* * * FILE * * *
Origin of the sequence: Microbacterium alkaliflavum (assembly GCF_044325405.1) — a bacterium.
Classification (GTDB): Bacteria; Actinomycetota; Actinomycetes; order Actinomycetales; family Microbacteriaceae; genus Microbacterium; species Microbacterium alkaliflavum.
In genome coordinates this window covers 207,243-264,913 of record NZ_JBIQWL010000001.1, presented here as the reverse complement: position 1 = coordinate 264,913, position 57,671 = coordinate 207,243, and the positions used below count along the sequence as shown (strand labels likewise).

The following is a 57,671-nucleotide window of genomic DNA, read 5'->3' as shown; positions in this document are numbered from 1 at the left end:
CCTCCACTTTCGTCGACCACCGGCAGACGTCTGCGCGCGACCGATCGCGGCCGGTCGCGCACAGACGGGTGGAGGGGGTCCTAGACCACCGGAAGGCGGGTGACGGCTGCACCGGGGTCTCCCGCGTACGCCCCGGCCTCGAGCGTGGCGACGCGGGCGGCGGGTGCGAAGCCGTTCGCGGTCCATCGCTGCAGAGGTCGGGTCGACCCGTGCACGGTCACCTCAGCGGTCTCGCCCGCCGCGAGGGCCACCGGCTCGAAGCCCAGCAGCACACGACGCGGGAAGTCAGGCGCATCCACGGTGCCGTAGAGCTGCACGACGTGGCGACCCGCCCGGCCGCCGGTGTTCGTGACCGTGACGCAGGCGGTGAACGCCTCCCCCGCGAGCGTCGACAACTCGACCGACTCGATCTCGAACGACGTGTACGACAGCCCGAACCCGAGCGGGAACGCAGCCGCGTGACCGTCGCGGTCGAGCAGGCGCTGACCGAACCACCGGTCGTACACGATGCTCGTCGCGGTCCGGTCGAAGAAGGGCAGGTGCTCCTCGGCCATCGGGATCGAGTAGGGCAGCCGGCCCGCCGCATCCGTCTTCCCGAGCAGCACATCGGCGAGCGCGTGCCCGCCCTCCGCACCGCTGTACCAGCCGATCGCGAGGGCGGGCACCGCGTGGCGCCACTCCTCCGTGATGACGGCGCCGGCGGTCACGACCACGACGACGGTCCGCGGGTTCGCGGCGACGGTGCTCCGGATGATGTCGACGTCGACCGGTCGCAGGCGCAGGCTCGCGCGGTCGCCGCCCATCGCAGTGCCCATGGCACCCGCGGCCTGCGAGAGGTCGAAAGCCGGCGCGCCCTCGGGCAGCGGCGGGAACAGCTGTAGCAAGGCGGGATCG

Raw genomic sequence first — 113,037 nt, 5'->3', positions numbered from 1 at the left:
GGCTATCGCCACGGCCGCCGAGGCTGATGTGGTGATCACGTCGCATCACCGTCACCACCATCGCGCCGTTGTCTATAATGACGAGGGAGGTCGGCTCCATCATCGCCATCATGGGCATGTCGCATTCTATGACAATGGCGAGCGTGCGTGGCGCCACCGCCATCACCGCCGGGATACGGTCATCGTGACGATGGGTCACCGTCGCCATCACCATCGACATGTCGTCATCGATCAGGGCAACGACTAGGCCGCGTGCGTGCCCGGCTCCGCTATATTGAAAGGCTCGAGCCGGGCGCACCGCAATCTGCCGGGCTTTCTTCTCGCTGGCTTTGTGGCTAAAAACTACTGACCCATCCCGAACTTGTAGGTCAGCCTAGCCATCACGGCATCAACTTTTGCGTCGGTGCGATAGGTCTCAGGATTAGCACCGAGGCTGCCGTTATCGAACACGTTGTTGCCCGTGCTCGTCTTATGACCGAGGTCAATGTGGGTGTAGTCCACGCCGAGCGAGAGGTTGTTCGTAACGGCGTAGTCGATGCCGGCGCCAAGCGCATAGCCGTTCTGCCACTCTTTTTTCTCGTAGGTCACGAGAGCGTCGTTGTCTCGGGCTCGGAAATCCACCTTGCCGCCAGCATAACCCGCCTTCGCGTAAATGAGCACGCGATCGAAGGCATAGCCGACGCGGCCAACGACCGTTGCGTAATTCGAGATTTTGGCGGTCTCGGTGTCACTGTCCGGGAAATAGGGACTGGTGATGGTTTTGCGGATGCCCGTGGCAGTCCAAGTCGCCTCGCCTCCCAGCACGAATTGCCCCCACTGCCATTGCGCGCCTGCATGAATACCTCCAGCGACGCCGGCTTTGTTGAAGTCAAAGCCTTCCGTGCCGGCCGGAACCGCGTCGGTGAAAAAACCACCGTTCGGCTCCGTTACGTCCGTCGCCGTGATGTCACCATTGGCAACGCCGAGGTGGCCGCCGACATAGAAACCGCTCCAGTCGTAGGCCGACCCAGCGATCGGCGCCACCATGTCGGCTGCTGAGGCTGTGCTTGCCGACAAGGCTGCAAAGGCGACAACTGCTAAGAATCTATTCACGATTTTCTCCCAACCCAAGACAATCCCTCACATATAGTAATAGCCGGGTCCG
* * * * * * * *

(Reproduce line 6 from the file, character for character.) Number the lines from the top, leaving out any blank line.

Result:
Raw genomic sequence first — 113,037 nt, 5'->3', positions numbered from 1 at the left: